3. The beginning of the end, huh? I acquired all the DLC during a Steam Sale some time ago, but have yet to play with them. I have little interest in the content they add, and would likely not have bought them were it not for the threat of the USLEEP. I take offense at your unsubstantiated claim that there is "no valid gameplay argument against installing them", when they trigger so many events and random attacks early in the game. If I were to play with them, I'd prefer to add them incrementally, when I'm ready for them, rather than being bombarded with them on a new character. No, "Timing is Everything" is not an option, because it requires SkyUI, which requires SKSE, which I absolutely refuse to use. I've been tempted to try building my own interface mod, like I did for Oblivion, but it would require finding and learning tools and languages that are now considered obsolete, and thus difficult to acquire or find information about. I suppose I can try porting any new changes in USLEEP back to the separate patches, or making a replacement for Timing is Everything that isn't dependent on SkyUI/SKSE. Probably a ton of work, no matter which option I pick. I've already spent far more time in the CK trying to make Skyrim something I can bear to play than I actually have playing the game. Maybe I'm just not the target audience, or maybe it's just more of a time investment than I can fit into my life. And that pretty much kills the idea of backporting fixes to the individual patches. I still don't understand how anybody expects to benefit from this, other than Arthmoor. I don't begrudge him for doing so, he's given so much to the community, and has the right to do whatever he wants with the project anyway. But why would anyone else want it to happen? I still see zero direct benefit to players, only loss of options.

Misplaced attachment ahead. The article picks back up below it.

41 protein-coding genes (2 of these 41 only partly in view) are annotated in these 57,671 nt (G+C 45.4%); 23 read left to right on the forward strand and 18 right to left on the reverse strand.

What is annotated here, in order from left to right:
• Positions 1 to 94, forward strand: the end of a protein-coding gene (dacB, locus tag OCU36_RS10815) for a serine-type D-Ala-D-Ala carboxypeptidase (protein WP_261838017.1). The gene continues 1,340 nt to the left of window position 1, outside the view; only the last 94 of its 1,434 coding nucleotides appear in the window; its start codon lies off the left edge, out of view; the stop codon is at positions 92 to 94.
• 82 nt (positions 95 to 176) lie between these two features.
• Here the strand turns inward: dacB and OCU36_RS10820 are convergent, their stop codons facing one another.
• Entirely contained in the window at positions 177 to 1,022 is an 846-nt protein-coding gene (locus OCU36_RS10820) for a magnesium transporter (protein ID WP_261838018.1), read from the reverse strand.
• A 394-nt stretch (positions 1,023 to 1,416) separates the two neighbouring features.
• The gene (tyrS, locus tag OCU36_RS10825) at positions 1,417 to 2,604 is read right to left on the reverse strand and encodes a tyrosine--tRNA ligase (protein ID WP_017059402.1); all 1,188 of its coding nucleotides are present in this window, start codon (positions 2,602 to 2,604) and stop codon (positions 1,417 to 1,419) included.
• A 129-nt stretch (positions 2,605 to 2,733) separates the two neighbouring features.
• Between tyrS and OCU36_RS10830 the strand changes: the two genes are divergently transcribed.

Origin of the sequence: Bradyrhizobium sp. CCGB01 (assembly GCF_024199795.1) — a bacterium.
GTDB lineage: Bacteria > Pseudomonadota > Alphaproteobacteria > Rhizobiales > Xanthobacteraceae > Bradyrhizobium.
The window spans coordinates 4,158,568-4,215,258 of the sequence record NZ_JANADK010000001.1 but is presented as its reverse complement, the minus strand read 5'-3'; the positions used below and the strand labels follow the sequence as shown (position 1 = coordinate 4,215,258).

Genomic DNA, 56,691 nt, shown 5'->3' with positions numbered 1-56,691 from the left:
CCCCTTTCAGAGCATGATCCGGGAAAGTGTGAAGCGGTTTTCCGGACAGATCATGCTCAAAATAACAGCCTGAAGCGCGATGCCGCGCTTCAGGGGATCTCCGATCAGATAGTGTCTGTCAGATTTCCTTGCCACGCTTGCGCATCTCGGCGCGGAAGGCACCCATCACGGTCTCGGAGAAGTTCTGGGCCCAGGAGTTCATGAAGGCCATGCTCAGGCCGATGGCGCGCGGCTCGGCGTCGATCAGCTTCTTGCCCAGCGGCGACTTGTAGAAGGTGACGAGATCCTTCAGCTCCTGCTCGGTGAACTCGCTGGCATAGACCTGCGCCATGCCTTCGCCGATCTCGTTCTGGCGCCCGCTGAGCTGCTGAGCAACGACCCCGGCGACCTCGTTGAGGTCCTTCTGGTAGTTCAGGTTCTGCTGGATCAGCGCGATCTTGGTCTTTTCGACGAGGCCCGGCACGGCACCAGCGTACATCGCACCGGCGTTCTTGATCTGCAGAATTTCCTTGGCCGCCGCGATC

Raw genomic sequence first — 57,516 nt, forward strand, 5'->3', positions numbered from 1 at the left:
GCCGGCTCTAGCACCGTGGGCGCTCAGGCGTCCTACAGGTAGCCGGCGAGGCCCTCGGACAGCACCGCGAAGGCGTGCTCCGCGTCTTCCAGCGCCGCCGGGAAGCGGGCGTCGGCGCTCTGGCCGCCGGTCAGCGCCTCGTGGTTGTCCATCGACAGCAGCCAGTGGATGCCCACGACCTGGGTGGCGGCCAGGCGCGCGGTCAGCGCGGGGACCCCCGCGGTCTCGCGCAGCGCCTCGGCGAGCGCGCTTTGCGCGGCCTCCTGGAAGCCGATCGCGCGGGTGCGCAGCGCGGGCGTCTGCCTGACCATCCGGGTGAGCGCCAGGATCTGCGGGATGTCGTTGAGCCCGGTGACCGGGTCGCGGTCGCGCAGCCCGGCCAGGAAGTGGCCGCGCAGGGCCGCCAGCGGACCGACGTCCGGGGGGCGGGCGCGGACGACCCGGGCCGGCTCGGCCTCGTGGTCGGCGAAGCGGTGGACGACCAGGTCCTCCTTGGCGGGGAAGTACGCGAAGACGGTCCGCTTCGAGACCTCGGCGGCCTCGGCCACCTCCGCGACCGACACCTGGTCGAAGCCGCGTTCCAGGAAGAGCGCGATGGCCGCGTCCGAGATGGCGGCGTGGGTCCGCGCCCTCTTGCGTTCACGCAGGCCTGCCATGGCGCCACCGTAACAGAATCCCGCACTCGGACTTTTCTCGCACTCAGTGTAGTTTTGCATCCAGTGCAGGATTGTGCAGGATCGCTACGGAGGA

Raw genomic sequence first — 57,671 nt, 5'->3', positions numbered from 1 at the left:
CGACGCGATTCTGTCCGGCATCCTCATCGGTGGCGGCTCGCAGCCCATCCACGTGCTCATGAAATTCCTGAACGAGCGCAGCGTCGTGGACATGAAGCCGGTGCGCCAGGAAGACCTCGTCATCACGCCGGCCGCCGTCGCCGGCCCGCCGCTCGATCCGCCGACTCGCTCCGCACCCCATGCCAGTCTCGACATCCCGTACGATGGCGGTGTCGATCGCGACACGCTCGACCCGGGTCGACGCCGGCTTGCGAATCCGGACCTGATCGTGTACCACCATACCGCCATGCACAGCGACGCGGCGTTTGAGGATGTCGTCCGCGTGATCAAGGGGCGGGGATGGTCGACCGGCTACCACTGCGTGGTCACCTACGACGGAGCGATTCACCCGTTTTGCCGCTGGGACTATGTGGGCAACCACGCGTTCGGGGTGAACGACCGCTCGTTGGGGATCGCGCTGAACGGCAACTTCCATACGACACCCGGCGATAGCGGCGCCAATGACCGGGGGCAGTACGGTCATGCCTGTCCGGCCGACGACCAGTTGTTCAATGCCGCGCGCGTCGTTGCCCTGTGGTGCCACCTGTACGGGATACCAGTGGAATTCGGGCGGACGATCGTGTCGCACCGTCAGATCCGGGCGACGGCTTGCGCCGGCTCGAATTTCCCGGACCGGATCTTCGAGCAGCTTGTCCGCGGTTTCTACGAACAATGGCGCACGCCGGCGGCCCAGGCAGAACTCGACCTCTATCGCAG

4. Is it possible that he wrote his message from the other side of the wall? I haven't done the quest, and don't know what kind of abilities the skeleton key is implied to grant, but being able to reach through solid objects or interact with things through walls would be mighty useful to a thief. He may not have thought about it showing up backwards from the other side.
  5. I think that essentially was their strategy: put it out there as if it had always been there, as if it was the norm, and expect people to just go along with it. That's why they approached authors in private, before launching the storefront. They wanted to launch with content already available to set expectations for quality and pricing, rather than publicly ponder the idea for months, and have it be shouted down before it ever had a chance. It may seem that it turned out that way anyway, because the result was the same, but I think they were trying to head it off with a strong showing. Too bad they botched that so badly because they were in such a hurry. I'm not saying it was a good strategy, but I still think that it was a deliberate strategy. They just didn't have any idea what was buried under the surface of the community. Bethesda's clueless about their own community, and Valve's too young, it's communities too young, to know how to deal with the complex, ingrained history of Elder Scrolls modding.